user4396386 user4396386 - 2 months ago 13
C++ Question

Do functions need to be declared anywhere else besides in the class and before the program?

I've been trying to convince myself that that objects of the same type have access to each others private data members. I wrote some code that I thought would help me better understand what is going on, but now I am getting an error from XCODE7 (just 1), that says that I am using the undeclared identifier "combination."

If someone could help me understand where I have gone awry with my code, I would love to learn.

My code should simply print false, if running correctly.

#include <iostream>
using std::cout;
using std::endl;

class Shared {
public:
bool combination(Shared& a, Shared& b);
private:
int useless{ 0 };
int limitless{ 1 };
};

bool Shared::combination(Shared& a,Shared& b){
return (a.useless > b.limitless);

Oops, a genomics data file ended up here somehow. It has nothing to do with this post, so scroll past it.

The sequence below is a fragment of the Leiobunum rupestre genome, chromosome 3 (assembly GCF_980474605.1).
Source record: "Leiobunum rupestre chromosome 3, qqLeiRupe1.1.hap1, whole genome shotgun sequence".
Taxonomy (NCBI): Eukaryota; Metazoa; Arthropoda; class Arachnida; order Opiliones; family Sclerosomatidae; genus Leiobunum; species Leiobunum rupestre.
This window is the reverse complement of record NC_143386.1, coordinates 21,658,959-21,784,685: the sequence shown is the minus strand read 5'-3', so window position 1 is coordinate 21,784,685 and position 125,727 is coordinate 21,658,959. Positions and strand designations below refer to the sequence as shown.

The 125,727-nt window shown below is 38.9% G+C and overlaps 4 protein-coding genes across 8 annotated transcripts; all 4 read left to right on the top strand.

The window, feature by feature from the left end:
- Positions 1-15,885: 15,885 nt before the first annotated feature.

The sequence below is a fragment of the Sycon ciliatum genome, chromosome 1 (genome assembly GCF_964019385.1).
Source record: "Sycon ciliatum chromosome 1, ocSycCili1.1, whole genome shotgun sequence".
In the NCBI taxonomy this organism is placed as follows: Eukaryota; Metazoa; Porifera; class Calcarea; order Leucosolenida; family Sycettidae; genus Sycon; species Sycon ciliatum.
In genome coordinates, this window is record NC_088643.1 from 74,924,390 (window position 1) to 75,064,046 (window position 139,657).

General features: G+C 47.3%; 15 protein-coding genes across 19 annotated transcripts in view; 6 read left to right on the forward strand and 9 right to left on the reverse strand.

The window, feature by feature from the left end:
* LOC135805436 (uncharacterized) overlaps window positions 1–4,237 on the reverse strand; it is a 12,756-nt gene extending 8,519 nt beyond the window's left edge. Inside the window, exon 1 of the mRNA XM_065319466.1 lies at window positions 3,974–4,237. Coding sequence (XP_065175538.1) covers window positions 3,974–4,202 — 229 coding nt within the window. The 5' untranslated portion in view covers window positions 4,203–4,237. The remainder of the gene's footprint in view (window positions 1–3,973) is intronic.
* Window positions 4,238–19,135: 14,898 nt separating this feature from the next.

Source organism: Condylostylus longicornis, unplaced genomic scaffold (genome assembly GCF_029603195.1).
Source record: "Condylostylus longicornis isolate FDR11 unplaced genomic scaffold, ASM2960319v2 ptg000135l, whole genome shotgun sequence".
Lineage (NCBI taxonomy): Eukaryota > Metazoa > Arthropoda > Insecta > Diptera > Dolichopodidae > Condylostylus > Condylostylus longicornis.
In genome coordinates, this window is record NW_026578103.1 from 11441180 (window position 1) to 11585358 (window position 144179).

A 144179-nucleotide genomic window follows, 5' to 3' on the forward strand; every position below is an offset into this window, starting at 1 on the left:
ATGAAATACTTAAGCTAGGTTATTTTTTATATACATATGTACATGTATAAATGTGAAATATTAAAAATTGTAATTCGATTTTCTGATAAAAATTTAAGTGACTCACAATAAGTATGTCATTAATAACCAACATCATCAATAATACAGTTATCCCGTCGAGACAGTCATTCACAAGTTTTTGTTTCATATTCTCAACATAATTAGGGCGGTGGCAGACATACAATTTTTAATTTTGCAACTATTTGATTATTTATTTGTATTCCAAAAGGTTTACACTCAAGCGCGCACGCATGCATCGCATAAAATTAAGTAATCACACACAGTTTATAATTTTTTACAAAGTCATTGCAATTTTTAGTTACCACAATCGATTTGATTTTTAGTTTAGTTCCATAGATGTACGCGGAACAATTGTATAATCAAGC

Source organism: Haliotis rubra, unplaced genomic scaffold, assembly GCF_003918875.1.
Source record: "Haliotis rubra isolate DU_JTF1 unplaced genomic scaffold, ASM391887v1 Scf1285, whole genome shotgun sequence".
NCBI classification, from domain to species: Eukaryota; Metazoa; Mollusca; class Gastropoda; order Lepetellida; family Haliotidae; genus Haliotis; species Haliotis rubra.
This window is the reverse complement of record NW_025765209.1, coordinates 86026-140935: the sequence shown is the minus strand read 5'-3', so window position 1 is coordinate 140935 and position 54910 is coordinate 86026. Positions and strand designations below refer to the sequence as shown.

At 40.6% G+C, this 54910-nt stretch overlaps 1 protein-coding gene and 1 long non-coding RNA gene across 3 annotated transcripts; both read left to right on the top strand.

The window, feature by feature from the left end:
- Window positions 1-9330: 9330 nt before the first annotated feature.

}

int main() {

Shared sharedObj1;
Shared sharedObj2;

cout << combination(sharedObj1, sharedObj2) << endl;

return 0;
}

Answer

combination is a member function of the class Shared. Therefore, it can only be called on an instance of Shared. When you are calling combination, you are not specifying which object you are calling it one:

cout <<    combination(sharedObj1, sharedObj2) << endl;
        ^^^
       Instance?

The compiler complains because it thinks you want to call a function called combination, but there is none.

So, you'll have to specify an instance:

cout << sharedObj1.combination(sharedObj1, sharedObj2) << endl;

In this case however, it doesn't matter on which instance it is being called on, so you should make combination static, so you can do

cout << Shared::combination(sharedObj1, sharedObj2) << endl;